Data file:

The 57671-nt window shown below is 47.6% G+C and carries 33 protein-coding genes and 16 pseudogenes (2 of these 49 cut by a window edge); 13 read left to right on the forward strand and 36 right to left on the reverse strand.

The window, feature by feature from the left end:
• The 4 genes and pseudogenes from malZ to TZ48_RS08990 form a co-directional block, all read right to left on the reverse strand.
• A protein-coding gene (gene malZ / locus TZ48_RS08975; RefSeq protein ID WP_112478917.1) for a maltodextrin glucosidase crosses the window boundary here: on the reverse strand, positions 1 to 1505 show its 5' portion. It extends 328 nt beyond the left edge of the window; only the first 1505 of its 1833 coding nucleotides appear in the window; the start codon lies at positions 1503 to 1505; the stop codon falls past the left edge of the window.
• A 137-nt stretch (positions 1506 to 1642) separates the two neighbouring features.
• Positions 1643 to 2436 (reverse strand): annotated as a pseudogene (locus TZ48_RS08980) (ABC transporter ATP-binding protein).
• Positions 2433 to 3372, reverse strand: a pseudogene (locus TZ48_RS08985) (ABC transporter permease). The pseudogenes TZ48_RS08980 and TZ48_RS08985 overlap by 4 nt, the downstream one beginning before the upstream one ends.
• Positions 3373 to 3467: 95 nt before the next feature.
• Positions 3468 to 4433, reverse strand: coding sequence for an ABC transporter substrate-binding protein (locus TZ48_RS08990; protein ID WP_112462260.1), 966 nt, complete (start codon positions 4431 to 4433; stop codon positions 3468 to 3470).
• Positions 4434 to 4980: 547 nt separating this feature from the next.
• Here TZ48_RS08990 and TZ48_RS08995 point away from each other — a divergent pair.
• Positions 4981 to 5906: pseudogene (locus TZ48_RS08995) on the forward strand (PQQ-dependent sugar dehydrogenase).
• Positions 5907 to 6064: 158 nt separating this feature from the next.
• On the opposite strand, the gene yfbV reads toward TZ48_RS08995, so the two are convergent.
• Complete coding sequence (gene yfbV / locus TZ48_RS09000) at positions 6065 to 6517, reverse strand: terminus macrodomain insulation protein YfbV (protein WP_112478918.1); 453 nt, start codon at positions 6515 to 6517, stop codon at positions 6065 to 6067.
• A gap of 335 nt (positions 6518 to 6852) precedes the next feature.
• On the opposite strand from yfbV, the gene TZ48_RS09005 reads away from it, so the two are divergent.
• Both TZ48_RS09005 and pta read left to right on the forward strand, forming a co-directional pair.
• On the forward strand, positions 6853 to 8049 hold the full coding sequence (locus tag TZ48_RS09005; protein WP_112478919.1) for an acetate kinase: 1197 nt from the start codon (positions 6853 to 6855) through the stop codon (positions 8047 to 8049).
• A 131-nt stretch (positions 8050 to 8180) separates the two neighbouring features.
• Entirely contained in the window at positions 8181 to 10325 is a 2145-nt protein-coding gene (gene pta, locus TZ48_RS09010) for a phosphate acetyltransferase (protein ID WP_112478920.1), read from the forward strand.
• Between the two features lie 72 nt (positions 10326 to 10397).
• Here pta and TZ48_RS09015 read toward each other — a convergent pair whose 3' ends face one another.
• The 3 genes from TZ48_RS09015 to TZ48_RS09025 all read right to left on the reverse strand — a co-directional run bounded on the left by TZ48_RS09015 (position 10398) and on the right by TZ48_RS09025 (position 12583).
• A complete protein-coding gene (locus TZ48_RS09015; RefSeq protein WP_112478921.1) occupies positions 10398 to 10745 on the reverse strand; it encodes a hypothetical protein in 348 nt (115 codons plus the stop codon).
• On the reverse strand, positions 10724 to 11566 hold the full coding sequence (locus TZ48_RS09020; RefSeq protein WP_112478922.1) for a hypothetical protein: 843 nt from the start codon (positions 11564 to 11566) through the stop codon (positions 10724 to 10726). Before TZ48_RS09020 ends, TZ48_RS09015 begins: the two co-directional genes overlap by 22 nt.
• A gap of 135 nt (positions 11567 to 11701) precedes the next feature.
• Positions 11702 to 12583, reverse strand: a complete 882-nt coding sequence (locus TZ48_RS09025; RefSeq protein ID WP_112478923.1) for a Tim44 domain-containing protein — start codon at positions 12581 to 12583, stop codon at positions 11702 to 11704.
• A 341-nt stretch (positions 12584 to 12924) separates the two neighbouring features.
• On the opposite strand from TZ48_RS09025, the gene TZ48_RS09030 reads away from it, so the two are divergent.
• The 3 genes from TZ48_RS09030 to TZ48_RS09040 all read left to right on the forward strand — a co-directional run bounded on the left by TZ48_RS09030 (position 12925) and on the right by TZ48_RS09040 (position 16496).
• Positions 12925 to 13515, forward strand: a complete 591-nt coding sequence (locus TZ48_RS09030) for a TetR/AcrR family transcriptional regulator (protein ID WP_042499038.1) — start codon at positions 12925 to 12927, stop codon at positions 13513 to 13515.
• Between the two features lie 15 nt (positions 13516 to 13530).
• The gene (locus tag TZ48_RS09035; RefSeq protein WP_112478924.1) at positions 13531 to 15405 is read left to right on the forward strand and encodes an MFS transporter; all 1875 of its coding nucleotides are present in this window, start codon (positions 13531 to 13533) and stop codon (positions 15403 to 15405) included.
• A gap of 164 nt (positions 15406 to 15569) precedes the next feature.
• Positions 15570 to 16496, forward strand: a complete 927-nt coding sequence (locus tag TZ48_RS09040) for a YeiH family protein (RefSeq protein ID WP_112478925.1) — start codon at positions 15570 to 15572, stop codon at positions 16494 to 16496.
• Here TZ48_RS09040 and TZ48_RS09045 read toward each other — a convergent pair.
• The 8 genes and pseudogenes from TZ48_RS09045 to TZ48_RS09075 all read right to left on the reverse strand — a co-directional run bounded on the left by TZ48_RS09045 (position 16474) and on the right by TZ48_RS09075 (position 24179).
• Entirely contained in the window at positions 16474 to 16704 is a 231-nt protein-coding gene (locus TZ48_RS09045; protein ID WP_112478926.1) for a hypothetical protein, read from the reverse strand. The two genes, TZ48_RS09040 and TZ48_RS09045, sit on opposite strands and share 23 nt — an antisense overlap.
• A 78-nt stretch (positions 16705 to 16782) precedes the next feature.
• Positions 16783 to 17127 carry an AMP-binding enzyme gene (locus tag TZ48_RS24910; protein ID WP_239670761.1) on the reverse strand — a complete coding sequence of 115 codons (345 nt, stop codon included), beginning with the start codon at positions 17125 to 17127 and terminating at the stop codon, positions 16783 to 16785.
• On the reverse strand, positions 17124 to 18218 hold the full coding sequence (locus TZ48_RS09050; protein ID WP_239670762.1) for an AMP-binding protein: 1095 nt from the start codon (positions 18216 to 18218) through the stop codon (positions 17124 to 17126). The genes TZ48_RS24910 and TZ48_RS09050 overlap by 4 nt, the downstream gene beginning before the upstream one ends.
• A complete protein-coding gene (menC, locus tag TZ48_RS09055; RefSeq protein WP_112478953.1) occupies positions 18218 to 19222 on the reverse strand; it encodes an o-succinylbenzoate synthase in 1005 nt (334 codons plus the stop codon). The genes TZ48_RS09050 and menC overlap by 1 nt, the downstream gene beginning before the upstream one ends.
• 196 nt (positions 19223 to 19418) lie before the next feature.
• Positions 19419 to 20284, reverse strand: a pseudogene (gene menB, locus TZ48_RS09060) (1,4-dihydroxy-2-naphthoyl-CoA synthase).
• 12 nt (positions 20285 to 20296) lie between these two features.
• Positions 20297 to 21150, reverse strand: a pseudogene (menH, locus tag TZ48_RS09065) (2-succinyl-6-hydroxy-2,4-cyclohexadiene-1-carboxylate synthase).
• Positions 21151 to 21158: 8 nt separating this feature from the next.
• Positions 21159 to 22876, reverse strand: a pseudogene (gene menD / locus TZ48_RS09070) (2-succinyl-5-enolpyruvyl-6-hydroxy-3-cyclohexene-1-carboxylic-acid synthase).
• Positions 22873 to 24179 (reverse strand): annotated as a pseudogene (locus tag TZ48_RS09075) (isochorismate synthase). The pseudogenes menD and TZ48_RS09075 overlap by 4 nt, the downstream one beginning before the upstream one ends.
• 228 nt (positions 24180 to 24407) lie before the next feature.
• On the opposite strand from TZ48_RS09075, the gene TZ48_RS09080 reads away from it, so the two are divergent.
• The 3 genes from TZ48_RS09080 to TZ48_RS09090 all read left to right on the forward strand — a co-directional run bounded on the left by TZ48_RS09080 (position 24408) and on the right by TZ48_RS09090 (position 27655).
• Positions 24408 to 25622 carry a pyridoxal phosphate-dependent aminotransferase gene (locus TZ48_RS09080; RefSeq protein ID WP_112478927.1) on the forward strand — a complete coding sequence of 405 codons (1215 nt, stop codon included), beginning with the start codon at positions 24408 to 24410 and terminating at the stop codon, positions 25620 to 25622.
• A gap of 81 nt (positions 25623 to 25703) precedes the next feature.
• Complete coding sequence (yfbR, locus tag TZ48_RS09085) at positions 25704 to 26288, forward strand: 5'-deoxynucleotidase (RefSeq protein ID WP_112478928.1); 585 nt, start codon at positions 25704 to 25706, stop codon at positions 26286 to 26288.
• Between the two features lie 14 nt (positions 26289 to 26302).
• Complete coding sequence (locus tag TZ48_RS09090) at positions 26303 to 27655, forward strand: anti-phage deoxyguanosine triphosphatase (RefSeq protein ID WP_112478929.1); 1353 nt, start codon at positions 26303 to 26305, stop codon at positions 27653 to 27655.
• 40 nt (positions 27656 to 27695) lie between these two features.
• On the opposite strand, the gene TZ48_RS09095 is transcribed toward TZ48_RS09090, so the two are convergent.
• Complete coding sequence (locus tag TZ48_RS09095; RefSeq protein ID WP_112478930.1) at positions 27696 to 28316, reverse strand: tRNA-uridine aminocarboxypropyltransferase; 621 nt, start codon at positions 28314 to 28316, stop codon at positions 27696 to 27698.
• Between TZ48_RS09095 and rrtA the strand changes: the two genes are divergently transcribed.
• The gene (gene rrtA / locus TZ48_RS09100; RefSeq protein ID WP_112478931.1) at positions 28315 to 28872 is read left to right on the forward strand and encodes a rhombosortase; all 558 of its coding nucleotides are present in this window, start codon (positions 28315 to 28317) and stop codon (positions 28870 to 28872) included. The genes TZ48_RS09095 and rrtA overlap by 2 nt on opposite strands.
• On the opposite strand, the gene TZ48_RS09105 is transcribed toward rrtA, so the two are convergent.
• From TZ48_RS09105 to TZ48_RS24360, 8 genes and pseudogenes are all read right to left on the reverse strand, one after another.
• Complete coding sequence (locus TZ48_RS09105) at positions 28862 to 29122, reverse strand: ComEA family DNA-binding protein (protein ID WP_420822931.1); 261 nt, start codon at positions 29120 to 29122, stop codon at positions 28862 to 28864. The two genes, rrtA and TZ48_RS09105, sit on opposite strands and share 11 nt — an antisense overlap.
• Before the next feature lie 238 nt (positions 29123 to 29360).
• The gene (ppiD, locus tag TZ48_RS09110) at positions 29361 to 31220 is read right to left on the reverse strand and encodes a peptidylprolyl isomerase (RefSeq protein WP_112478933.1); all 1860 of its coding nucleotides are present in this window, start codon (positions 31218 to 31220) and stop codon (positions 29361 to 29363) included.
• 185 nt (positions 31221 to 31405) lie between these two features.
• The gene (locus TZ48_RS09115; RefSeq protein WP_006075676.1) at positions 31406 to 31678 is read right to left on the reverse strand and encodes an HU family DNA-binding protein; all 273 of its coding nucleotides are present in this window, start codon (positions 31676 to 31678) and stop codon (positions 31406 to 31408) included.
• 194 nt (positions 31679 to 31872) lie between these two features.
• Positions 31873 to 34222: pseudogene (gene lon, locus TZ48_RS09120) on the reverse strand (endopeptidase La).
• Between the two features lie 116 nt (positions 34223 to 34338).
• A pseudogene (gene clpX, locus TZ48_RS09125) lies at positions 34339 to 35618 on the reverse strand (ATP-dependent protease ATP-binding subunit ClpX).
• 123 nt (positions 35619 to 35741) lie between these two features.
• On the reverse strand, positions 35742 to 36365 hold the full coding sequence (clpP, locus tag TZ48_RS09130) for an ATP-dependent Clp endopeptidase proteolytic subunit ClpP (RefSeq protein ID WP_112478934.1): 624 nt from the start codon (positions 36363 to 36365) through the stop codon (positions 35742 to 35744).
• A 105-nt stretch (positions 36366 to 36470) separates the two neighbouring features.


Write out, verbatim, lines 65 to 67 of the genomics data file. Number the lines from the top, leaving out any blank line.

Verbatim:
• From TZ48_RS09105 to TZ48_RS24360, 8 genes and pseudogenes are all read right to left on the reverse strand, one after another.
• Complete coding sequence (locus TZ48_RS09105) at positions 28862 to 29122, reverse strand: ComEA family DNA-binding protein (protein ID WP_420822931.1); 261 nt, start codon at positions 29120 to 29122, stop codon at positions 28862 to 28864. The two genes, rrtA and TZ48_RS09105, sit on opposite strands and share 11 nt — an antisense overlap.
• Before the next feature lie 238 nt (positions 29123 to 29360).